Pazifische Warmwasser-Lache und die Klimapause
Is there a connection between 2014 (the “world’s warmest year”), the even warmer 2015 and dying fish in the north Pacific? The thing that connects them is, as you may have guessed, warm water, or more specifically warm water where it should not be.
Something strange is happening to the north Pacific. It is setting sea temperature records, scrambling weather patterns, damaging ecosystems, and nudging up the global temperature. The scientists who have observed it call it after what it looks like on temperature maps of the Pacific – behold the “blob.” ...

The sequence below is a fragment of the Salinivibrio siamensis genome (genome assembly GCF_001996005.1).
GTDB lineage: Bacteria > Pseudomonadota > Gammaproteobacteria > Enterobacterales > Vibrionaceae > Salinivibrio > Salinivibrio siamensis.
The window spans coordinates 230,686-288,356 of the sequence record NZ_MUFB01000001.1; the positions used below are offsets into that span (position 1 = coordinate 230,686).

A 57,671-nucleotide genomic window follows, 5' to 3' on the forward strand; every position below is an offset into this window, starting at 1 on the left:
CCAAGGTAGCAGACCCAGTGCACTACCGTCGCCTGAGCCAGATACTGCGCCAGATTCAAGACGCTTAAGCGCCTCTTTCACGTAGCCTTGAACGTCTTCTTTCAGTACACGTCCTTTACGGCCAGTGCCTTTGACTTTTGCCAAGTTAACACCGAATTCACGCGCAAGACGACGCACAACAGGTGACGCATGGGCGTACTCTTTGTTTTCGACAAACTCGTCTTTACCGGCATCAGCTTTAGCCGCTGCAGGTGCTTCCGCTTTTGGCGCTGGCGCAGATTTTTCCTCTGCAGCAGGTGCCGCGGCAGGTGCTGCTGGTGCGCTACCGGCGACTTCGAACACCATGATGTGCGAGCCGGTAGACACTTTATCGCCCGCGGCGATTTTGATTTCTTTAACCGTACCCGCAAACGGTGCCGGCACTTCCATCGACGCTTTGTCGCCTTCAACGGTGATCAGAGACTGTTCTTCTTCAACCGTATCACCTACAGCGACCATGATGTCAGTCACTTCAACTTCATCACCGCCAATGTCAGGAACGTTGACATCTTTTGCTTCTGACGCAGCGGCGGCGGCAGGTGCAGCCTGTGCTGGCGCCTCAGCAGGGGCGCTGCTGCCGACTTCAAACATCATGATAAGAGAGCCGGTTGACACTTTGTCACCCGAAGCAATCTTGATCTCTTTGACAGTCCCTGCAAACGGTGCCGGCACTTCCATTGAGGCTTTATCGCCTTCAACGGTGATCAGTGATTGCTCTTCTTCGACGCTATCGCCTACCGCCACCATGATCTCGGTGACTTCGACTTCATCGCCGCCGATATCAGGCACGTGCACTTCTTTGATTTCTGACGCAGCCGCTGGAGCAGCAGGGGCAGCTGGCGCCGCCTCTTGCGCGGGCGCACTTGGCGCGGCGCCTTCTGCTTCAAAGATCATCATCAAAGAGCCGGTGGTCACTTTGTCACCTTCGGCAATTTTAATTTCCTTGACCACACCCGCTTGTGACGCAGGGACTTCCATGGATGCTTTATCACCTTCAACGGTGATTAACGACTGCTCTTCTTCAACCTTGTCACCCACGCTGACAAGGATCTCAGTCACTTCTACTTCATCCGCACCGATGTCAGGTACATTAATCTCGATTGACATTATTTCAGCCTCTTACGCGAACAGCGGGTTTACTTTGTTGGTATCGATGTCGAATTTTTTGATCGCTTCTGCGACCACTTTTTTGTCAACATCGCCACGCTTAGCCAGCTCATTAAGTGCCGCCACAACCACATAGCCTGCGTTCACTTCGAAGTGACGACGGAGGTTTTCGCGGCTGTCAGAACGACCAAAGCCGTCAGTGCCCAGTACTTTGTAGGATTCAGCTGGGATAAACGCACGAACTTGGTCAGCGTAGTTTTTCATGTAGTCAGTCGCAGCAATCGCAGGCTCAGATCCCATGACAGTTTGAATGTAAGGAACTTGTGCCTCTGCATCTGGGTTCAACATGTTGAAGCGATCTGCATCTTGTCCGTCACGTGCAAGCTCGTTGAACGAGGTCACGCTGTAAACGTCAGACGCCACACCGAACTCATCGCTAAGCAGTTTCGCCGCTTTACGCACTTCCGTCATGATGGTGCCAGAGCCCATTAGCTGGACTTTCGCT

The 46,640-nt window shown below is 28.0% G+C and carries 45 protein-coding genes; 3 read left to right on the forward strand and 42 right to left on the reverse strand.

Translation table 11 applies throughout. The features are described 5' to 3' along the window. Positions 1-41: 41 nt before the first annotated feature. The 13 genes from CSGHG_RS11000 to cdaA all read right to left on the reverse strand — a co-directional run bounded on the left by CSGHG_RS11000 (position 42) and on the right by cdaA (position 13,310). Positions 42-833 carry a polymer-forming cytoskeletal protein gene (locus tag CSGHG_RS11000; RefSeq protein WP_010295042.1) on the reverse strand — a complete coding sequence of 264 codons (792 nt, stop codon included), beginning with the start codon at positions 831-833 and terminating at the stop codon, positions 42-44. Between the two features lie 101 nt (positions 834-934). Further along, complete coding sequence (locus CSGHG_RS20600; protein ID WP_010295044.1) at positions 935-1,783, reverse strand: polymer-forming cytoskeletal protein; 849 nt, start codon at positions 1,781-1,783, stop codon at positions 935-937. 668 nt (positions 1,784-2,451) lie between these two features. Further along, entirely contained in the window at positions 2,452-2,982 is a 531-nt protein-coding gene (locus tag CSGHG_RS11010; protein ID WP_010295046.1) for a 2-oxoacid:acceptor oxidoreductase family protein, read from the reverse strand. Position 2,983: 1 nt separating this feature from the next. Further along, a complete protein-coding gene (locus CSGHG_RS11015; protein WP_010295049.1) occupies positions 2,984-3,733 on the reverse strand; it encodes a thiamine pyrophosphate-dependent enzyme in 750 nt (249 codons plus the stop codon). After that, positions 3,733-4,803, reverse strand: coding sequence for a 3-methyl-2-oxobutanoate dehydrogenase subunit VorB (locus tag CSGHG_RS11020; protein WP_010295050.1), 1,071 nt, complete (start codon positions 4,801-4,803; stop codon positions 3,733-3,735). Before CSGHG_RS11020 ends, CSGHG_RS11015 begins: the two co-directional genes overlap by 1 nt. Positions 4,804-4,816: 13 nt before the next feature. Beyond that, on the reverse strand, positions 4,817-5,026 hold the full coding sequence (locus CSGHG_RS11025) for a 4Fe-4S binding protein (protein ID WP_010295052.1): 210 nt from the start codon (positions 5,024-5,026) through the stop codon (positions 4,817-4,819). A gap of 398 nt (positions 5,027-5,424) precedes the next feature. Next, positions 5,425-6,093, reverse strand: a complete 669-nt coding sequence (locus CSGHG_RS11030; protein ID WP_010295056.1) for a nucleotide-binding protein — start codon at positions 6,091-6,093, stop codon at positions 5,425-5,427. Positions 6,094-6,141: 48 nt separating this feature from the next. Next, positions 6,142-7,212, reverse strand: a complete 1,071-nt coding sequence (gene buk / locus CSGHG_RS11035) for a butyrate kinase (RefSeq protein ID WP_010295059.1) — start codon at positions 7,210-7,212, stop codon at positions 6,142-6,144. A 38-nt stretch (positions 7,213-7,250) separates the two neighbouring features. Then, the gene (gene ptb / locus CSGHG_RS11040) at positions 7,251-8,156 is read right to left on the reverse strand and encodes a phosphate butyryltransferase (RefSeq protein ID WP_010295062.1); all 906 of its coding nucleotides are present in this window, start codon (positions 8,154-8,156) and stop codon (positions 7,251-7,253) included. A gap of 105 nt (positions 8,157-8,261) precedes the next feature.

The “blob” and the El Nino are weather events not climate, natural fluctuations and not long-term trends. Seen in relation to the much discussed “pause” in global annual average surface temperatures since the late 90s, their contribution to world temperature does not represent a resumption of long term anthropogenic warming in the same way that the cool year of 2007 did not represent the onset of a rapid decline in global temperature. Both warm and cool natural fluctuations are to be expected, and it takes more than one, or even two years of higher temperature to rule out normal statistical variations and declare the “pause” has ended. Also, El Ninos are followed by La Ninas, so while 2016 is expected to be warm, subsequent years may be somewhat cooler, just as 1999 and 2000 were considerably cooler than 1998.